As the decommissioning process continues at the San Onofre Nuclear Generating Station, a scenario similar to the one that led to the power plant’s demise is unfolding about halfway between Orlando and Miami.
In 2007, Florida Power & Light installed two new steam generators at its St. Lucie Nuclear Power Plant at a cost of $140 million (a fraction of the nearly $700 million spent at San Onofre). The new generators were supposed to remain in service until the reactor's scheduled retirement in 2043.
When the plant shut down in 2009 for maintenance and refueling, however, 2000 of the 18,000 metal tubes that compose the generators showed damage at over 5800 locations. Because each tube is 70 feet long, they may have abnormal wear or damage observed at more than one location.
The damage observed was at the time the worst on record for the nuclear industry — until a tube burst at San Onofre's Unit 3 generator, releasing a small amount of radiation into the atmosphere. Inspectors there found 10,284 damaged tubing sections along 1806 total damaged tubes. San Onofre's Unit 2 generator, which was shut down for maintenance at the time, was also inspected and found to be heavily damaged.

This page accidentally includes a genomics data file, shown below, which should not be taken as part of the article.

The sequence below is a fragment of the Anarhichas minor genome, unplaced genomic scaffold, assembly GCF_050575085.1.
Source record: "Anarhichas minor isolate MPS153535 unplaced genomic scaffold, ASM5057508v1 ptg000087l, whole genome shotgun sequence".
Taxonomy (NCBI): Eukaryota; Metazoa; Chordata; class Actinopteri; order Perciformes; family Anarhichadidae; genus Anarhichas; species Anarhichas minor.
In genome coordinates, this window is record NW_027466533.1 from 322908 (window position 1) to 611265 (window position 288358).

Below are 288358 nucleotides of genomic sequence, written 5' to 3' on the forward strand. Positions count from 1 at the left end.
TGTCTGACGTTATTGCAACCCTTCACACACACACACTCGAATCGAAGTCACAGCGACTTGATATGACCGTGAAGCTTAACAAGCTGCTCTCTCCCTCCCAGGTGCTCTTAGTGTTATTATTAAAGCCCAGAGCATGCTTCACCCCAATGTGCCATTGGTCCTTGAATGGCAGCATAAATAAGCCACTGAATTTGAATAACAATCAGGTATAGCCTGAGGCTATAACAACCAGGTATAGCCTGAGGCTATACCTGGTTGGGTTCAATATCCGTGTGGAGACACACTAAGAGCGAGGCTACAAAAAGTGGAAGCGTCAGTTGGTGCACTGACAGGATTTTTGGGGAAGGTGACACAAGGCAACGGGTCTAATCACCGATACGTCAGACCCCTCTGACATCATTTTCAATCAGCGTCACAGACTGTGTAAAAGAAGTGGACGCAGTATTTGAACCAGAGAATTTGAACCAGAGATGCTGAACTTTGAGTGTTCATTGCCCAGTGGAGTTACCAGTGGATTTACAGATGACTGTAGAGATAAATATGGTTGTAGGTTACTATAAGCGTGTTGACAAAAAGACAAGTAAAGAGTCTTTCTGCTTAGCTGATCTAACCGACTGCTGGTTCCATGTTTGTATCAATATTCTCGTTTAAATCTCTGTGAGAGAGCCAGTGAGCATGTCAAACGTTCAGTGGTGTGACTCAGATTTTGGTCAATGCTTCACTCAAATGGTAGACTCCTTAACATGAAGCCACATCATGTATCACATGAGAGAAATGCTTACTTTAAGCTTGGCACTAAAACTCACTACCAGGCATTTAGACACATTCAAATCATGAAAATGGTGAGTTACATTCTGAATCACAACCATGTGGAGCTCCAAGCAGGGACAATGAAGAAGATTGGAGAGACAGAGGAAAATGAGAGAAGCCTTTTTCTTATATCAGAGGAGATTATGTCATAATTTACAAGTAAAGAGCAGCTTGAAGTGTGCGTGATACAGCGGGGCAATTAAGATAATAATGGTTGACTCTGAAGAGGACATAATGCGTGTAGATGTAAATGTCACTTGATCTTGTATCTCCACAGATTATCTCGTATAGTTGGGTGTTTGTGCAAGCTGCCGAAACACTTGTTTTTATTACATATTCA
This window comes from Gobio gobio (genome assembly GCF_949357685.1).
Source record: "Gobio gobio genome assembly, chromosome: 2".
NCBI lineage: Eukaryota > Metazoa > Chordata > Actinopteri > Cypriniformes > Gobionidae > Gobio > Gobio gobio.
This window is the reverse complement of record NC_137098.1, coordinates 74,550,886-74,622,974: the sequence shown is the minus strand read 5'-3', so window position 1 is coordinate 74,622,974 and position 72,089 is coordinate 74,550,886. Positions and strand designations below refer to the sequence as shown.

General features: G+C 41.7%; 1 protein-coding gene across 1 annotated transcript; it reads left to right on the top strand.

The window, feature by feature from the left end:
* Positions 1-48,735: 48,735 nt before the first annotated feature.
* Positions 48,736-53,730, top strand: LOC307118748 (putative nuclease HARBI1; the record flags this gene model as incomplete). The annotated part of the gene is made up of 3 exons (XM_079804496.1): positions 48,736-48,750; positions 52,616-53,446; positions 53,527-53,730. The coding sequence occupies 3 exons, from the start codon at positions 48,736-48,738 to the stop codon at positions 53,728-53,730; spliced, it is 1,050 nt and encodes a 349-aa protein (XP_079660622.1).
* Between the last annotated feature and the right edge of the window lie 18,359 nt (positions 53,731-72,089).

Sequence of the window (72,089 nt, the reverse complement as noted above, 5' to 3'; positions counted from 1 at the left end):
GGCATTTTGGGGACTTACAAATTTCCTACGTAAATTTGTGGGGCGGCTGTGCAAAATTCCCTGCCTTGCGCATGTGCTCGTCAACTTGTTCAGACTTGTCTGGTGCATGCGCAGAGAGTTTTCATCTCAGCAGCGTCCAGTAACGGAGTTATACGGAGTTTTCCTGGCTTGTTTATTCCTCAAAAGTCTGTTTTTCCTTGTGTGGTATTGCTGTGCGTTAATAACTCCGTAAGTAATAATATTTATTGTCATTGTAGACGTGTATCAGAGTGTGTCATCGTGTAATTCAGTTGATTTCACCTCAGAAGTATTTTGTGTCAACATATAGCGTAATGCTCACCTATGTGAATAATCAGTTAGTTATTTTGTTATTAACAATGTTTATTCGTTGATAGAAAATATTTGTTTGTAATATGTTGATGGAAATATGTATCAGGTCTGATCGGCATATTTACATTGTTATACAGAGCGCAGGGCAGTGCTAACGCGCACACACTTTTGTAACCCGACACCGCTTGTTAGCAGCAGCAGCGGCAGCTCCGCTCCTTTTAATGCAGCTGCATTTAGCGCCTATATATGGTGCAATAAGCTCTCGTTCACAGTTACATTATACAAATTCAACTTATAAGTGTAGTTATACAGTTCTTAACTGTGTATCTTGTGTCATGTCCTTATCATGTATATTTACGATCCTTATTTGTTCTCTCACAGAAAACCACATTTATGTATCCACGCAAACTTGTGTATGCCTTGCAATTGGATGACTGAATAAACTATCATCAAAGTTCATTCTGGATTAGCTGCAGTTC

Florida Power & Light took a different approach than San Onofre operator Southern California Edison — they put the reactors back online and turned up the juice, generating even more power than before. In 2011, the Florida plant again shut down for maintenance and inspection; the damage was 46 percent more severe, with nearly 3000 tubes showing damage at over 8600 locations.
Officials at Florida Power & Light argue that their design should not be compared to San Onofre (St. Lucie's generators were supplied by the French firm AREVA; San Onofre's by Mitsubishi Heavy Industries), though that's exactly what Edison did during their ultimately unsuccessful attempt to gain permission to resume operations in San Diego. St. Lucie was identified as "the next closest plant with a high number of wear indications," according to a Tampa Bay Times report.
Power generation at St. Lucie has been bumped by another 12 percent since generators there were last inspected in November 2012. The next shutdown and inspection is scheduled for next month, when experts fear they could find even further deterioration in the steam generators that are hoped to last for another three decades.